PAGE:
Coach, I Can’t Hit 80% Today (or, Gauging Your Rate of Perceived Exertion)!
Written by: Coach Slater
Not every day is the same. Not every day progresses the way we’d like. Maybe you didn’t sleep well because your kid was up sick all night, or you forgot to eat all day because your boss has you on a new project, or you drank too much over the weekend.
As a result, sometimes the percentages on the board just *aren’t* going to happen today. You try to make it happen, but you end up walking a few steps to catch that last power clean or kinda good-morning-ed that last back squat. But hey… you got the lift, right? Not really. We want every rep to look the same, just as it does for high-level CrossFitters, Olympic Weightlifters, gymnasts, track & field athletes, you name it. We want to see consistent mechanics in order to see progress. But, our bodies don’t always comply, and that’s fine. That’s part of training.
When 80% feels like 286%, go down to 70% and finish the sets/reps while moving well and ingraining that proper movement, rather than moving poorly and potentially starting a bad habit. Today’s workout isn’t the end-all-be-all. What’s more important is the hundreds of workouts you’ll perform over the course of a year.
Rate of Perceived Exertion (or RPE)
So, why does 80% feel like 286% sometimes? Let me now tell you a little about RPE. The American College of Sports Medicine (ACSM) says that “the RPE scale is a psycho-physiological scale, meaning it calls on the mind and body to rate one’s perception of effort… The RPE scale measures feelings of effort, strain discomfort, and/or fatigue experienced during both aerobic and resistance training.”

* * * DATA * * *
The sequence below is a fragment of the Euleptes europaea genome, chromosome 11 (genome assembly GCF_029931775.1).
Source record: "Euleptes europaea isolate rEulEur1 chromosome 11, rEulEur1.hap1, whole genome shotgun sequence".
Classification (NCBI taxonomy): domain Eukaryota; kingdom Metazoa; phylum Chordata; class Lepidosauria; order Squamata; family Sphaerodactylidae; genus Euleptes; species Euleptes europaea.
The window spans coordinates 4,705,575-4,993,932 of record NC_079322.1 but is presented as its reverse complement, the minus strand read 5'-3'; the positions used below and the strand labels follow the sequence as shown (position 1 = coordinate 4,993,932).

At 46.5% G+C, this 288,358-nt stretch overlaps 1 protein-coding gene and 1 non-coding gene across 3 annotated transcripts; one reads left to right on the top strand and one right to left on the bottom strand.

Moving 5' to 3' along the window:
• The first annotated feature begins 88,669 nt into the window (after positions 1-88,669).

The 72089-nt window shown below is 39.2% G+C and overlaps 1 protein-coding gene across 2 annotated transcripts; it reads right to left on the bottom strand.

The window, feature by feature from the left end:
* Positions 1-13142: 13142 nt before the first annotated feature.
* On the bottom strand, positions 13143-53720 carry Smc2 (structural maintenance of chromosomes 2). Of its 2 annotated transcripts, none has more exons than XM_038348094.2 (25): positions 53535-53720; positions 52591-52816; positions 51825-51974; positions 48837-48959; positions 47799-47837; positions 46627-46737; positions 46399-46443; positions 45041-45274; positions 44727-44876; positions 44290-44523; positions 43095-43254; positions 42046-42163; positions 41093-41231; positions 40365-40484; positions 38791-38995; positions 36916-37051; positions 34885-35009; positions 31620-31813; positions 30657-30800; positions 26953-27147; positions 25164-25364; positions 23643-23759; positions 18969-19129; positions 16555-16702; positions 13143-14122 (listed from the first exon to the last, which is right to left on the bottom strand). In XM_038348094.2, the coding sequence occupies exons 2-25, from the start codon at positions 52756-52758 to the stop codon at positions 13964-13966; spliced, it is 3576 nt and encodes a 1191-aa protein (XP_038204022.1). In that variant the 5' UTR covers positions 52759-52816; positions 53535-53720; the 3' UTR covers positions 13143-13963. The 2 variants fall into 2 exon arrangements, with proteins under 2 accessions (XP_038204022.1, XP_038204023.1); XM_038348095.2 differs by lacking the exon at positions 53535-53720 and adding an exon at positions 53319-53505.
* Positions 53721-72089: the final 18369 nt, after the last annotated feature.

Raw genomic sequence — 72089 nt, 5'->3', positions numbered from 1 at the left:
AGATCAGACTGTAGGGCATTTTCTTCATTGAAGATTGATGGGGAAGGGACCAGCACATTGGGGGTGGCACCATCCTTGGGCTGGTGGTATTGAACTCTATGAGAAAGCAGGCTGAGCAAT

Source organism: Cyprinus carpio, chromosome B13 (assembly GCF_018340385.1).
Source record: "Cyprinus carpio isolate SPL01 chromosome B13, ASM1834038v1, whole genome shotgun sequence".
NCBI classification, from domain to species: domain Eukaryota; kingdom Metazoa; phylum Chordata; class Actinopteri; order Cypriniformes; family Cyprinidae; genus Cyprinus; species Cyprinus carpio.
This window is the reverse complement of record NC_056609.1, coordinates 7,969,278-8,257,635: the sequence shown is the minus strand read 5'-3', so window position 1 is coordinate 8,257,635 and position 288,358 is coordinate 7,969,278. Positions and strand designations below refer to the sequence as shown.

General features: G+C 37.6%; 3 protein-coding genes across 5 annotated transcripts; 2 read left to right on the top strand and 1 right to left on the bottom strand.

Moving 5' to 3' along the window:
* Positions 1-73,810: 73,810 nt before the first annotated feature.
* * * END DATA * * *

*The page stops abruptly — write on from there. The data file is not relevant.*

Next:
Said plainly, RPE is a subjective measure of how hard you feel like you’re working during a set or workout. While you may assume that 225lbs should always feel lighter than 275, 315, 355, 405, that’s not always the case. As mentioned before, if you slept poorly or didn’t eat, then that 80% is going to feel much heavier.
But, here’s where you can better use our listed percentages as a guideline to help you lift more efficiently, based on how you feel that day.
Instead of seeing 80% on the board, think of it like an 8 on a scale of 10, in terms of effort.
7: Weight moves quickly when maximal force is applied to the weight; “speed weight”, 4-6 reps left in the tank
8: Weight is too heavy to maintain fast bar speed but isn’t a struggle; 2–4 reps left in the tank
9: Last rep is tough but still one rep left in the tank
10: Maximal, no reps left in the tank
Hopefully this scale can help you be honest with yourself and see that what’s important isn’t just the weight on the bar, but how the weight on that bar feels at this exact moment. The flip-side of this new knowledge is that sometimes your 80% will only feel like 60%. And on those days, crush it. Add more weight. Having the ability to increase (or decrease) you intensity based on how you feel is great for making better progress. Our programming will fluctuate percentages, but you have the freedom to adapt on the fly, based on how you’re feeling.